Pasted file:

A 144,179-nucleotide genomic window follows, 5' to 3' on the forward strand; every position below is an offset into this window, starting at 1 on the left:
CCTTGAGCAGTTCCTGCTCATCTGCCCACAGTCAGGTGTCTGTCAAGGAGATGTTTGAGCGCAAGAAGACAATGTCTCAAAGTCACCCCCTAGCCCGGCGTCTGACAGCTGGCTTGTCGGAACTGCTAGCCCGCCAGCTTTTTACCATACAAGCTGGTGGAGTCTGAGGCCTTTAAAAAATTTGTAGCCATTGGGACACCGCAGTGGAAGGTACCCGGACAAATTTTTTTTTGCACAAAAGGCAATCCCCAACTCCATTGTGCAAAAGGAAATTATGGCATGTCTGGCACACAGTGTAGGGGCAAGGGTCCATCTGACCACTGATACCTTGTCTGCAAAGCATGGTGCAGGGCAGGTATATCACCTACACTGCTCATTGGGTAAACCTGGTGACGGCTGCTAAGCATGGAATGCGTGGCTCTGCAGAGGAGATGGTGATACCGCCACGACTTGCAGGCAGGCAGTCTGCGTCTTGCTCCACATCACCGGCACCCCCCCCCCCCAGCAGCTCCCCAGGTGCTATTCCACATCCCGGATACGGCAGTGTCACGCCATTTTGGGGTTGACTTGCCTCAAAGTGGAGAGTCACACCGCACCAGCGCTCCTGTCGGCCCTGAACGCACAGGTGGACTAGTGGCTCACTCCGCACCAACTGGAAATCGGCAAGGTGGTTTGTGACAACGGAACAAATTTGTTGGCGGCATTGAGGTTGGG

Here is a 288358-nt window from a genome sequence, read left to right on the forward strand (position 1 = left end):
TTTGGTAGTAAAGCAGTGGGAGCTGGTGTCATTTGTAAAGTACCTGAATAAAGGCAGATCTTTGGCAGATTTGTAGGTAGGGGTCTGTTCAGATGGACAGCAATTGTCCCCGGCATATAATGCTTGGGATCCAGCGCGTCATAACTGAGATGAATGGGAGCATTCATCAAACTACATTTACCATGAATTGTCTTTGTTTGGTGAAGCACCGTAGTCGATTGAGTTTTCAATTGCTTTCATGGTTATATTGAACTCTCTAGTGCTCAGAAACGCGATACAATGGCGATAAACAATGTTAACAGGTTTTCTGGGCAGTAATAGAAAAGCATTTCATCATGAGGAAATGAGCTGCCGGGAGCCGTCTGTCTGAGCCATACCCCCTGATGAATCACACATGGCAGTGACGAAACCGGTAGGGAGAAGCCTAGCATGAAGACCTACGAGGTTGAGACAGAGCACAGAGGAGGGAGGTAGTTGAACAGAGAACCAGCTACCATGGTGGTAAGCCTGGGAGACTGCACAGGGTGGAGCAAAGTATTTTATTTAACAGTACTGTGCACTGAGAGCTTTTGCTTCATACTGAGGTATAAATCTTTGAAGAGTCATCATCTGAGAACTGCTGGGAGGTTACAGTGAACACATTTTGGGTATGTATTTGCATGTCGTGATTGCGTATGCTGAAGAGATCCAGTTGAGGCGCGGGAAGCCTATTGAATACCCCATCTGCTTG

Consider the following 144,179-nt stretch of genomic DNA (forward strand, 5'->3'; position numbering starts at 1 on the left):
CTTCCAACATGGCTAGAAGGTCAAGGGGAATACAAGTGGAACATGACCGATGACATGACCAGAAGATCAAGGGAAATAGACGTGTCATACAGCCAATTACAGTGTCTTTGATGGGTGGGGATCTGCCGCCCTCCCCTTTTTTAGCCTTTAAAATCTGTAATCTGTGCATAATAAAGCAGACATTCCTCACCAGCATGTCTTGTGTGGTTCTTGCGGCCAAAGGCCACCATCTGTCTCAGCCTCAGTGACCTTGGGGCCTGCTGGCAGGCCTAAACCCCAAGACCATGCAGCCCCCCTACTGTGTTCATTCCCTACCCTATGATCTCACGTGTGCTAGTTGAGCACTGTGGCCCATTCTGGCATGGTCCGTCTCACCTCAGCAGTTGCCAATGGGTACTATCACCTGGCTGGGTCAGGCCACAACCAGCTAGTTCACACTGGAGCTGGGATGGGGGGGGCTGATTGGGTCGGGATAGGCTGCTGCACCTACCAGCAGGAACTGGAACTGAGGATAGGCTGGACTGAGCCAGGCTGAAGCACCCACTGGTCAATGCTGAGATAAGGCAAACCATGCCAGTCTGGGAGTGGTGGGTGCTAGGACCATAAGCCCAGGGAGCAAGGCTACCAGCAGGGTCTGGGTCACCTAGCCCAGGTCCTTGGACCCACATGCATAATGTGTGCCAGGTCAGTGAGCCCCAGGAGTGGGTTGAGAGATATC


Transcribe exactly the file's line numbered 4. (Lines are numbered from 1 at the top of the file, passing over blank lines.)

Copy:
TTTGGTAGTAAAGCAGTGGGAGCTGGTGTCATTTGTAAAGTACCTGAATAAAGGCAGATCTTTGGCAGATTTGTAGGTAGGGGTCTGTTCAGATGGACAGCAATTGTCCCCGGCATATAATGCTTGGGATCCAGCGCGTCATAACTGAGATGAATGGGAGCATTCATCAAACTACATTTACCATGAATTGTCTTTGTTTGGTGAAGCACCGTAGTCGATTGAGTTTTCAATTGCTTTCATGGTTATATTGAACTCTCTAGTGCTCAGAAACGCGATACAATGGCGATAAACAATGTTAACAGGTTTTCTGGGCAGTAATAGAAAAGCATTTCATCATGAGGAAATGAGCTGCCGGGAGCCGTCTGTCTGAGCCATACCCCCTGATGAATCACACATGGCAGTGACGAAACCGGTAGGGAGAAGCCTAGCATGAAGACCTACGAGGTTGAGACAGAGCACAGAGGAGGGAGGTAGTTGAACAGAGAACCAGCTACCATGGTGGTAAGCCTGGGAGACTGCACAGGGTGGAGCAAAGTATTTTATTTAACAGTACTGTGCACTGAGAGCTTTTGCTTCATACTGAGGTATAAATCTTTGAAGAGTCATCATCTGAGAACTGCTGGGAGGTTACAGTGAACACATTTTGGGTATGTATTTGCATGTCGTGATTGCGTATGCTGAAGAGATCCAGTTGAGGCGCGGGAAGCCTATTGAATACCCCATCTGCTTG